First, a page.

Question for this board. Although it is not best practices, it is related to retrofits?
I walked into the house today and the entire ~1300+ sq.ft. of the hardwoods were rippling/cupping at the joints (there was also carpet and tile, but no visible problems). I took a moisture reading of the poly coated walnut and it was 8.5% from inside the house. I took a reading of the yellow pine joists under the house and they were 9.5% (but exposed to earth). I chiseled out some of the closed cell and the reading on the subfloor was 16%!! !
It was retrofitted last year with foam - closed in the crawl, open cell in the attic. The crawl was sprayed first. They were replacing the hardwoods in the house at the time due to aesthetics, not an existing problem. The hardwoods were delivered in February of this year, 2010, after being shipped on a boat in a container. They were left inside the house to acclimate for a week or more before installed, but were brought in during a rain. There is some debate as to whether Heating was on the entire week prior to the install or not and when they actually got installed due to the foam being installed in the attic and the hoses running inside the house. There is no record of how dry they were at the time of install, nor the moisture content of the subfloor. The problem didn't show up until June this year!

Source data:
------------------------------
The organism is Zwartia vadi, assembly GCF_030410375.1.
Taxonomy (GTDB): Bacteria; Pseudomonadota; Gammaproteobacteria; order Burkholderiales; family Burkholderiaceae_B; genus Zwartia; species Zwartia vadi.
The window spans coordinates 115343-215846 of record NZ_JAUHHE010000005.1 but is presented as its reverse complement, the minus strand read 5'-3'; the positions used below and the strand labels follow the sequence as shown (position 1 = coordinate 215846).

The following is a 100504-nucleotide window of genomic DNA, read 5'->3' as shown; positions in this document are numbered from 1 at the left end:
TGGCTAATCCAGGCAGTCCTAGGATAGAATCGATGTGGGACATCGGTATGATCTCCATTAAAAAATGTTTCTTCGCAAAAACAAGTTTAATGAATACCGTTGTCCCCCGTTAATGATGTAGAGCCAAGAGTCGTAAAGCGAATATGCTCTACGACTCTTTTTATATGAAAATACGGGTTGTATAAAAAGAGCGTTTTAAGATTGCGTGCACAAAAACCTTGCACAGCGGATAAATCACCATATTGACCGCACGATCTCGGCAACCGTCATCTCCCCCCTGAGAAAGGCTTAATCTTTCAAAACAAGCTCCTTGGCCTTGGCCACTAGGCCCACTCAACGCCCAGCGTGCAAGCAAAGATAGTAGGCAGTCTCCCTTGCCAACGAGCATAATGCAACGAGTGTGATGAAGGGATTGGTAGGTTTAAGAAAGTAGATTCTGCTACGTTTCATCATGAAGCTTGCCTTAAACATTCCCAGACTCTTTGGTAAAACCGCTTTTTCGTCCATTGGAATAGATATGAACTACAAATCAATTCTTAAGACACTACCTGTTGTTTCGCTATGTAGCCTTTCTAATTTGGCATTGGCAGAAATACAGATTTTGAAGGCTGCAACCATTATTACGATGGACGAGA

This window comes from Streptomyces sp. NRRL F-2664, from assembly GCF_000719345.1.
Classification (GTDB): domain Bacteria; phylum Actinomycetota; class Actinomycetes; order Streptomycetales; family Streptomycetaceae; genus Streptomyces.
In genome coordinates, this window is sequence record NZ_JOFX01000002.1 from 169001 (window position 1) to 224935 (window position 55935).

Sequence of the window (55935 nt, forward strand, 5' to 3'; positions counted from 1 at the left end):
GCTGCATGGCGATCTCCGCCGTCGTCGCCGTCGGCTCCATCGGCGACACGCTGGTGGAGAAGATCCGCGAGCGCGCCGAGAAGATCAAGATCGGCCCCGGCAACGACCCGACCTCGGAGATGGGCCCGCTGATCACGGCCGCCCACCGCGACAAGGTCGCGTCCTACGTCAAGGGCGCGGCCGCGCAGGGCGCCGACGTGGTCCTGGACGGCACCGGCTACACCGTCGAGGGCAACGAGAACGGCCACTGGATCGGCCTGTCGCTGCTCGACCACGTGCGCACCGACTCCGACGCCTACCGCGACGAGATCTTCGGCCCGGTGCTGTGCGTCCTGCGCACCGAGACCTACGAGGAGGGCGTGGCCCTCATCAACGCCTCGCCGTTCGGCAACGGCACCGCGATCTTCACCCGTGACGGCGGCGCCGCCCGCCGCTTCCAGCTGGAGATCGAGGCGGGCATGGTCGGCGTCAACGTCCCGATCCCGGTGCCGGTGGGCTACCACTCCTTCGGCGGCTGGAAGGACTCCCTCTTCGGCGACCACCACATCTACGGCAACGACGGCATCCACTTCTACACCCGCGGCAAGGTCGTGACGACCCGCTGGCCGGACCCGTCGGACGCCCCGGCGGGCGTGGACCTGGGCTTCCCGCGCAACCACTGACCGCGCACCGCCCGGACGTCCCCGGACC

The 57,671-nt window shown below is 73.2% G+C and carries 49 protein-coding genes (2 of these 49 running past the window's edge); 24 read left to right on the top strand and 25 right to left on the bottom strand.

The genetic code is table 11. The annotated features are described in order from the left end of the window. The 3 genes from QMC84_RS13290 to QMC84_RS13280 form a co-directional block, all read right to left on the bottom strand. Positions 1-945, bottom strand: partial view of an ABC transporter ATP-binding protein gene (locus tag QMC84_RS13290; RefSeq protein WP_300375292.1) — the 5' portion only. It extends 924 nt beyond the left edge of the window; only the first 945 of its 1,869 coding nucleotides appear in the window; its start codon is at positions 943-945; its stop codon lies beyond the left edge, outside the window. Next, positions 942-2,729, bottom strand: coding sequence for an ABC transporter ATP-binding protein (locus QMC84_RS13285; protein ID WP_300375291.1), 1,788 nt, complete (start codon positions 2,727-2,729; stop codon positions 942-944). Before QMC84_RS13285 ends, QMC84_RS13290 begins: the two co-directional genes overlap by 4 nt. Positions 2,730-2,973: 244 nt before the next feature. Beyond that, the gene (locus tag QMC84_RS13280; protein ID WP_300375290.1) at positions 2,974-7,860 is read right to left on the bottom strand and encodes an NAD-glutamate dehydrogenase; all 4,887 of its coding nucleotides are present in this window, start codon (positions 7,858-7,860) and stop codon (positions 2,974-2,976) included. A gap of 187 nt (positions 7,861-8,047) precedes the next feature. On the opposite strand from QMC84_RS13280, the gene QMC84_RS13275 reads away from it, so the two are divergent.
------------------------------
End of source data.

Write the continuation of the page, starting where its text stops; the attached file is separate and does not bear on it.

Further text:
Is there any way that moisture drove through the felt into the subfloor and is trapped there due to the foam? Obviously it is trying to escape as there is cupping going on, but any suggestions or ideas? Has anyone seen this problem before? There are no apparent water leaks. The foam job looks good, although an average thickness of maybe 1.5" (some thick spots and some very thin). The attic foam job was good, but did have some bypasses that need to be fixed.
The owner of the house is a HVAC and Building Engineer and even had a thermal camera. He seemed sensitive to the fact of me asking about his RH in the house, but stated it was well maintained. There is no visible signs of microbial growth and he said he keeps the house at 73 degrees all year around!